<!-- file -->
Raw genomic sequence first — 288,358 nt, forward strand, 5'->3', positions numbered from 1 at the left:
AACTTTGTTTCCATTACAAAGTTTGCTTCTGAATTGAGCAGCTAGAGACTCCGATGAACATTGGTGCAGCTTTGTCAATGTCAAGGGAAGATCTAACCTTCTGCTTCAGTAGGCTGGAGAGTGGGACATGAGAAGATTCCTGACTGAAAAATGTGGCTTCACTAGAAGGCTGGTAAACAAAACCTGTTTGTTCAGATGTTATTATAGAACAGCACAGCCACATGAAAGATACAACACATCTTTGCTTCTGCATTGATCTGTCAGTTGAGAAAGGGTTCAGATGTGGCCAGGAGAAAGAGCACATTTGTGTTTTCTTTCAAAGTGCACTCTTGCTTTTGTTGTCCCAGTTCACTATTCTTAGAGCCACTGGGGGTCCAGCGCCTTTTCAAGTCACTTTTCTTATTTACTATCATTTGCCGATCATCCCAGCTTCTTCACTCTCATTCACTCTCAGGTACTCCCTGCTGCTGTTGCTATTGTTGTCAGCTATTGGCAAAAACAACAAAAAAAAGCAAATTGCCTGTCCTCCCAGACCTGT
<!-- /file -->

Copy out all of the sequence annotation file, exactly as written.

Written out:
Raw genomic sequence first — 288,358 nt, forward strand, 5'->3', positions numbered from 1 at the left:
AACTTTGTTTCCATTACAAAGTTTGCTTCTGAATTGAGCAGCTAGAGACTCCGATGAACATTGGTGCAGCTTTGTCAATGTCAAGGGAAGATCTAACCTTCTGCTTCAGTAGGCTGGAGAGTGGGACATGAGAAGATTCCTGACTGAAAAATGTGGCTTCACTAGAAGGCTGGTAAACAAAACCTGTTTGTTCAGATGTTATTATAGAACAGCACAGCCACATGAAAGATACAACACATCTTTGCTTCTGCATTGATCTGTCAGTTGAGAAAGGGTTCAGATGTGGCCAGGAGAAAGAGCACATTTGTGTTTTCTTTCAAAGTGCACTCTTGCTTTTGTTGTCCCAGTTCACTATTCTTAGAGCCACTGGGGGTCCAGCGCCTTTTCAAGTCACTTTTCTTATTTACTATCATTTGCCGATCATCCCAGCTTCTTCACTCTCATTCACTCTCAGGTACTCCCTGCTGCTGTTGCTATTGTTGTCAGCTATTGGCAAAAACAACAAAAAAAAGCAAATTGCCTGTCCTCCCAGACCTGT